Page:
Dutt’s women, in their own oscillation between finding power and never finding any, tell the ugly truth of women who are always taught to compromise and bend, because if they don’t, the house breaks down. In this way, while Bulbbul’s journey is that of a little vulnerable girl who finds power after her near-vanquishment, Binodini compromises. She teaches Bulbbul what she has been taught. In her sense of pettiness towards Bulbbul, she exposes the extant cracks in the patriarchal upbringing of women.
Churail: The Homegrown Feminist Of The Ole
Anvita Dutt excitedly says, “I trip on this stuff,” when she talks about how much she loves old tales and folklores. She informs us that she calls Bulbbul a tale of the ole because, being cautionary tales, they were really dark. She talks about how Snow White was actually a vampire, and how in its original version, Sleeping Beauty was impregnated (raped) in sleep and was woken only to the pain of her child tugging at her breasts for milk. She claims how all of these creatures (much like Bulbbul herself) “were human before they became demonic. They became so after an act of violence was committed upon them. These are the oldest tales. On the face of it, they are very simplistic, but they carry grave meanings. I am collectively telling these cautionary tales to the children in us.”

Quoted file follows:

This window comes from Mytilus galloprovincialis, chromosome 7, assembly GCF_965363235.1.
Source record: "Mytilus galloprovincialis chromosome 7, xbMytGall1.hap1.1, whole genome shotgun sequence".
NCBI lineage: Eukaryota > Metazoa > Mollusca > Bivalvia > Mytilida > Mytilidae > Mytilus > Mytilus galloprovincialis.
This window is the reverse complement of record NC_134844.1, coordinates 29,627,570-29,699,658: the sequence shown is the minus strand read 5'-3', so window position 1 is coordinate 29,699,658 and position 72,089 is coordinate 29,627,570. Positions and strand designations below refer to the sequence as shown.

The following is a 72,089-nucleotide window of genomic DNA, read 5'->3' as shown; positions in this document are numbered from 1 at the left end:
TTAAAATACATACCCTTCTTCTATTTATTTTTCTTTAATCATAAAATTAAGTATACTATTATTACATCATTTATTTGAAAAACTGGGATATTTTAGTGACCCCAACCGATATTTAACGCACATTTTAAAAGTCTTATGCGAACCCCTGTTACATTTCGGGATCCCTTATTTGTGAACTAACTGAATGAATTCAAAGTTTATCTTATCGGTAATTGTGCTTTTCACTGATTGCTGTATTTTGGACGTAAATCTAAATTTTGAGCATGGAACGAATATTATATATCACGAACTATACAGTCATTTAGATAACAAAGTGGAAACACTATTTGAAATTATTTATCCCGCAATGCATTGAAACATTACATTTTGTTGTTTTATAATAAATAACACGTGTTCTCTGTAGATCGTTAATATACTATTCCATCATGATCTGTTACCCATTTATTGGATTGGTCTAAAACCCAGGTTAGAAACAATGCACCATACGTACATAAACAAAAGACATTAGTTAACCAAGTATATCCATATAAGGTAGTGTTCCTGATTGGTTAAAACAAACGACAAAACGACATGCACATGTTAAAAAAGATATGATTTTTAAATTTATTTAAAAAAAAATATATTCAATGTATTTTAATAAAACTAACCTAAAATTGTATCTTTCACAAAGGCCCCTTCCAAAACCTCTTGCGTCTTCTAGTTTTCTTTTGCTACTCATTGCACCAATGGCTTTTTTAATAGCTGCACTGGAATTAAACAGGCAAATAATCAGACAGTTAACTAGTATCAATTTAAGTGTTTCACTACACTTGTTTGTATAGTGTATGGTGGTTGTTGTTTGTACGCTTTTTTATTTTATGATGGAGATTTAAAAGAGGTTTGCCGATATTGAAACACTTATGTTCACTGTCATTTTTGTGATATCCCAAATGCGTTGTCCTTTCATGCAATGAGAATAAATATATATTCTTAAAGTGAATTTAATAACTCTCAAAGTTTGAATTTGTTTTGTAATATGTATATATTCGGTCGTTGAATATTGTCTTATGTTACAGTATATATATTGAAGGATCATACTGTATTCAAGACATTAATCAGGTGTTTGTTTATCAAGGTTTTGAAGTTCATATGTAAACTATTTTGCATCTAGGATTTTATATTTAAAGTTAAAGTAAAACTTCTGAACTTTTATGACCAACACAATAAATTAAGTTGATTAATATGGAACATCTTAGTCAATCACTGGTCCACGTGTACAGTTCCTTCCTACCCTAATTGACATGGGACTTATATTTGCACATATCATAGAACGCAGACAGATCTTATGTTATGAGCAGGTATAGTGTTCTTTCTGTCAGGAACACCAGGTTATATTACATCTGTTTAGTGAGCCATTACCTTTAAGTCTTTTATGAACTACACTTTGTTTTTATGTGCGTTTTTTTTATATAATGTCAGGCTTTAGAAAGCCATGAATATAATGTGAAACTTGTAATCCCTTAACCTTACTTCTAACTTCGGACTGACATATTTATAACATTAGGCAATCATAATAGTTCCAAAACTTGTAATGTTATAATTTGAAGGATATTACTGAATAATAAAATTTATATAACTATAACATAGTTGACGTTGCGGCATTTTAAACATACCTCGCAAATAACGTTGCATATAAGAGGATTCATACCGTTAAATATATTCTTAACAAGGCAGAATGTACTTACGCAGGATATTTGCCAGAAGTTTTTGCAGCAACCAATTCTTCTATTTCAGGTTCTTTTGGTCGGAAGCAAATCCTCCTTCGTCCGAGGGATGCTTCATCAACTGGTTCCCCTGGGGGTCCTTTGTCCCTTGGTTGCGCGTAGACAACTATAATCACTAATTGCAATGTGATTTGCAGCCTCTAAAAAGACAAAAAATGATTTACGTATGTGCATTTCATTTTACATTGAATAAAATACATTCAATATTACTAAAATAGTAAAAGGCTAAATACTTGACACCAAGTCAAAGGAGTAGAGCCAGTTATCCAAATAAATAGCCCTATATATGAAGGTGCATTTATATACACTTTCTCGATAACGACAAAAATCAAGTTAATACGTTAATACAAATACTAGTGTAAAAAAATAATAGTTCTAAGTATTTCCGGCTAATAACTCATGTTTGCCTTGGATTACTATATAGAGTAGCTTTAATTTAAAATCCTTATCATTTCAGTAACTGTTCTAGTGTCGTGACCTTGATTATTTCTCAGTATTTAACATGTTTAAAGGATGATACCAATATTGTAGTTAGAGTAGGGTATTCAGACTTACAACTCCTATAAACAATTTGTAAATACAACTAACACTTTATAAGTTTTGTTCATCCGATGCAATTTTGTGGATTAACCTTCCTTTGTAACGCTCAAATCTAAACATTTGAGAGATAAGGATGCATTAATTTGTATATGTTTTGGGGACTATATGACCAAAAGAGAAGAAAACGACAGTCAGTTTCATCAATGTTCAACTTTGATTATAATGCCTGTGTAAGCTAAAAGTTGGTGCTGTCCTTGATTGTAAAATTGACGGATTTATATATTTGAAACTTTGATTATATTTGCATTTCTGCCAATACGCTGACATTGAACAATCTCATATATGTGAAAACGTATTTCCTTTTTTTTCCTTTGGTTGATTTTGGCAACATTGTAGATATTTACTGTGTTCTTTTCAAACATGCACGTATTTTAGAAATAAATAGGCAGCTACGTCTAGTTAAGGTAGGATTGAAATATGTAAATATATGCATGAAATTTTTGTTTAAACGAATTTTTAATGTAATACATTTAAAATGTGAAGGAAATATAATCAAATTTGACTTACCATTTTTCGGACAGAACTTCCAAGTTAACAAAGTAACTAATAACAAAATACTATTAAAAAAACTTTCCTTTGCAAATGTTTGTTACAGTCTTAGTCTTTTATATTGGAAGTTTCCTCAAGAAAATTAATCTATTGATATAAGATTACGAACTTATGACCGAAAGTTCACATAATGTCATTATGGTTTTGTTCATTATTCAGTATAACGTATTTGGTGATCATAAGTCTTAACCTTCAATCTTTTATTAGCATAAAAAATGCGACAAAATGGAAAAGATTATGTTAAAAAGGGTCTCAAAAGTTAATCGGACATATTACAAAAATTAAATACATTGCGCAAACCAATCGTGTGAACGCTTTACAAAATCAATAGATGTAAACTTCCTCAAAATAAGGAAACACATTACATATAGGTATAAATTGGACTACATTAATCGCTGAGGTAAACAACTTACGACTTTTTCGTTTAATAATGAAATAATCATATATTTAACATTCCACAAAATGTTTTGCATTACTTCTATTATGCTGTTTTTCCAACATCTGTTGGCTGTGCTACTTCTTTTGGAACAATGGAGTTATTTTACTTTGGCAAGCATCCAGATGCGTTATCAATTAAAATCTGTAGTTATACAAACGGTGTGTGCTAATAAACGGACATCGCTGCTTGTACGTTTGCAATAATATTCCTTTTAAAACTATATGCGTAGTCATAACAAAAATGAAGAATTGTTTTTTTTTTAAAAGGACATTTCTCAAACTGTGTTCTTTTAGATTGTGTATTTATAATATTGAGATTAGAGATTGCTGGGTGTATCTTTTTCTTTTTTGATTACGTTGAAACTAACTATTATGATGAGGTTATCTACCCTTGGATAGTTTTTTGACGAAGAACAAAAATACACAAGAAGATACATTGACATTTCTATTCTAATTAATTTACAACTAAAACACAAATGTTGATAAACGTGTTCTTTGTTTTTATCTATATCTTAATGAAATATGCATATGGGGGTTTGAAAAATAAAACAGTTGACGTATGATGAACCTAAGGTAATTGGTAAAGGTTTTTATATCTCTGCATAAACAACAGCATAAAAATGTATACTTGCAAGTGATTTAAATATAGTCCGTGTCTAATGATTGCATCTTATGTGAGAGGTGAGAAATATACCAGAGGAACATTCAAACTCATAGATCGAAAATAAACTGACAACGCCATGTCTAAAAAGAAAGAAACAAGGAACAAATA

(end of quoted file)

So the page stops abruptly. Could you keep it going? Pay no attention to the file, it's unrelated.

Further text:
Dutt’s witch, otherwise an allusion to the popular lore, a seductress with inverted feet, vacillates between a life-taking sorceress and a life-saving goddess empowered by Goddess Durga herself (or Kali, as she is also addressed by one of the girls she saves) — a narrative symbolised amply by jubilant ululation and the abundant Kashphool, that is usually associated with the arrival of the Goddess. Dutt’s witch, herself a victim of abominable violence, is the guardian of women against men who hurt them.